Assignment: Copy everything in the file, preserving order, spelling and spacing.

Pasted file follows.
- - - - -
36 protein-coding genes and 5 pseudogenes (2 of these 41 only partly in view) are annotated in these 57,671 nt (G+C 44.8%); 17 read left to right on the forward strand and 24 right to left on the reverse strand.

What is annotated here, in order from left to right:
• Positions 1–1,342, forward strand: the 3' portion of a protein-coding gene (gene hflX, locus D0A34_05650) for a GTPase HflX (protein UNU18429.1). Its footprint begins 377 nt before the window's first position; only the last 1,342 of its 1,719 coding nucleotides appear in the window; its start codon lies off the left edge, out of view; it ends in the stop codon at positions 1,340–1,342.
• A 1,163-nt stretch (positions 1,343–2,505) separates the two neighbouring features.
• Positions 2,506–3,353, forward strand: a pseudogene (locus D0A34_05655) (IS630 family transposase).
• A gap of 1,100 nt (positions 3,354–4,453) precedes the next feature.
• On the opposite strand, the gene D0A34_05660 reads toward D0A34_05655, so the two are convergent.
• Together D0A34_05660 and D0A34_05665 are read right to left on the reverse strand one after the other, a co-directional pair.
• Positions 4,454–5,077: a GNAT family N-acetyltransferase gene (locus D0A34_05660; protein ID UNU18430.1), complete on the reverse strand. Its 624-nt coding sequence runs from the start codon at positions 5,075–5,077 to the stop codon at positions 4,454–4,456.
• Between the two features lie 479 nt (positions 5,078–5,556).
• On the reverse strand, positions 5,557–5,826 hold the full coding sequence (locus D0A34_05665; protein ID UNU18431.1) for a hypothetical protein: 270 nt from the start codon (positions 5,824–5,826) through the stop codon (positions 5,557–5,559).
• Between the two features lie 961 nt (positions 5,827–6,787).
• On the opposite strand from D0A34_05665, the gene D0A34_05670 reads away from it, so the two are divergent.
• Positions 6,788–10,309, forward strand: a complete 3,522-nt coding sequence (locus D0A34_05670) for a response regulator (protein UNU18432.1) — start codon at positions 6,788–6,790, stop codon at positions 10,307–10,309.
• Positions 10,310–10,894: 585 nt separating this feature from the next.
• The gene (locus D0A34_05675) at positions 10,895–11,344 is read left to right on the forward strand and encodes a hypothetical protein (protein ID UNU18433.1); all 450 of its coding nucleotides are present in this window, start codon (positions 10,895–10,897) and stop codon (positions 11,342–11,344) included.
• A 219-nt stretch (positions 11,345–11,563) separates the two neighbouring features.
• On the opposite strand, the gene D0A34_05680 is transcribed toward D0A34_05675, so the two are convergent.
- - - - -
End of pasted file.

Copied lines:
36 protein-coding genes and 5 pseudogenes (2 of these 41 only partly in view) are annotated in these 57,671 nt (G+C 44.8%); 17 read left to right on the forward strand and 24 right to left on the reverse strand.

What is annotated here, in order from left to right:
• Positions 1–1,342, forward strand: the 3' portion of a protein-coding gene (gene hflX, locus D0A34_05650) for a GTPase HflX (protein UNU18429.1). Its footprint begins 377 nt before the window's first position; only the last 1,342 of its 1,719 coding nucleotides appear in the window; its start codon lies off the left edge, out of view; it ends in the stop codon at positions 1,340–1,342.
• A 1,163-nt stretch (positions 1,343–2,505) separates the two neighbouring features.
• Positions 2,506–3,353, forward strand: a pseudogene (locus D0A34_05655) (IS630 family transposase).
• A gap of 1,100 nt (positions 3,354–4,453) precedes the next feature.
• On the opposite strand, the gene D0A34_05660 reads toward D0A34_05655, so the two are convergent.
• Together D0A34_05660 and D0A34_05665 are read right to left on the reverse strand one after the other, a co-directional pair.
• Positions 4,454–5,077: a GNAT family N-acetyltransferase gene (locus D0A34_05660; protein ID UNU18430.1), complete on the reverse strand. Its 624-nt coding sequence runs from the start codon at positions 5,075–5,077 to the stop codon at positions 4,454–4,456.
• Between the two features lie 479 nt (positions 5,078–5,556).
• On the reverse strand, positions 5,557–5,826 hold the full coding sequence (locus D0A34_05665; protein ID UNU18431.1) for a hypothetical protein: 270 nt from the start codon (positions 5,824–5,826) through the stop codon (positions 5,557–5,559).
• Between the two features lie 961 nt (positions 5,827–6,787).
• On the opposite strand from D0A34_05665, the gene D0A34_05670 reads away from it, so the two are divergent.
• Positions 6,788–10,309, forward strand: a complete 3,522-nt coding sequence (locus D0A34_05670) for a response regulator (protein UNU18432.1) — start codon at positions 6,788–6,790, stop codon at positions 10,307–10,309.
• Positions 10,310–10,894: 585 nt separating this feature from the next.
• The gene (locus D0A34_05675) at positions 10,895–11,344 is read left to right on the forward strand and encodes a hypothetical protein (protein ID UNU18433.1); all 450 of its coding nucleotides are present in this window, start codon (positions 10,895–10,897) and stop codon (positions 11,342–11,344) included.
• A 219-nt stretch (positions 11,345–11,563) separates the two neighbouring features.
• On the opposite strand, the gene D0A34_05680 is transcribed toward D0A34_05675, so the two are convergent.